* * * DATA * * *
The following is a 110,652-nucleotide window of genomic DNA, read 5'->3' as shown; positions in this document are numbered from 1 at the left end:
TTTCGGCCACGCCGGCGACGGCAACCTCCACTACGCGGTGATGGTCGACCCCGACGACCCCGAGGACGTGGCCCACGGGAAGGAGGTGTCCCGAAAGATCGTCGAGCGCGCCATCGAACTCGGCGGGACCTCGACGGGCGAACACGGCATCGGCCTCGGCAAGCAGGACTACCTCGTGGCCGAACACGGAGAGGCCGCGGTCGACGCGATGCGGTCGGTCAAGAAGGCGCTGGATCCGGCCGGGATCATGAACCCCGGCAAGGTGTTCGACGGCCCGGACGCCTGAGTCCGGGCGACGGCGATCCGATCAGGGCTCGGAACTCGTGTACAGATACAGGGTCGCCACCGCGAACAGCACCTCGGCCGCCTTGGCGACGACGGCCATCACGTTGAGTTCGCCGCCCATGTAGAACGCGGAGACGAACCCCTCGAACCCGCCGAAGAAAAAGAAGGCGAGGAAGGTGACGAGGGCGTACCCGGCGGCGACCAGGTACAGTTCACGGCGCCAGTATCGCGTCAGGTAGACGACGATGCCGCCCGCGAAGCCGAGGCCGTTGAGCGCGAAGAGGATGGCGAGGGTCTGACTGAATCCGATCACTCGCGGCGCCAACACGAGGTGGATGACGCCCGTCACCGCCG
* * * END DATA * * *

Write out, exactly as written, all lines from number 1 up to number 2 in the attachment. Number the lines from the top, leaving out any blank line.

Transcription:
The following is a 110,652-nucleotide window of genomic DNA, read 5'->3' as shown; positions in this document are numbered from 1 at the left end:
TTTCGGCCACGCCGGCGACGGCAACCTCCACTACGCGGTGATGGTCGACCCCGACGACCCCGAGGACGTGGCCCACGGGAAGGAGGTGTCCCGAAAGATCGTCGAGCGCGCCATCGAACTCGGCGGGACCTCGACGGGCGAACACGGCATCGGCCTCGGCAAGCAGGACTACCTCGTGGCCGAACACGGAGAGGCCGCGGTCGACGCGATGCGGTCGGTCAAGAAGGCGCTGGATCCGGCCGGGATCATGAACCCCGGCAAGGTGTTCGACGGCCCGGACGCCTGAGTCCGGGCGACGGCGATCCGATCAGGGCTCGGAACTCGTGTACAGATACAGGGTCGCCACCGCGAACAGCACCTCGGCCGCCTTGGCGACGACGGCCATCACGTTGAGTTCGCCGCCCATGTAGAACGCGGAGACGAACCCCTCGAACCCGCCGAAGAAAAAGAAGGCGAGGAAGGTGACGAGGGCGTACCCGGCGGCGACCAGGTACAGTTCACGGCGCCAGTATCGCGTCAGGTAGACGACGATGCCGCCCGCGAAGCCGAGGCCGTTGAGCGCGAAGAGGATGGCGAGGGTCTGACTGAATCCGATCACTCGCGGCGCCAACACGAGGTGGATGACGCCCGTCACCGCCG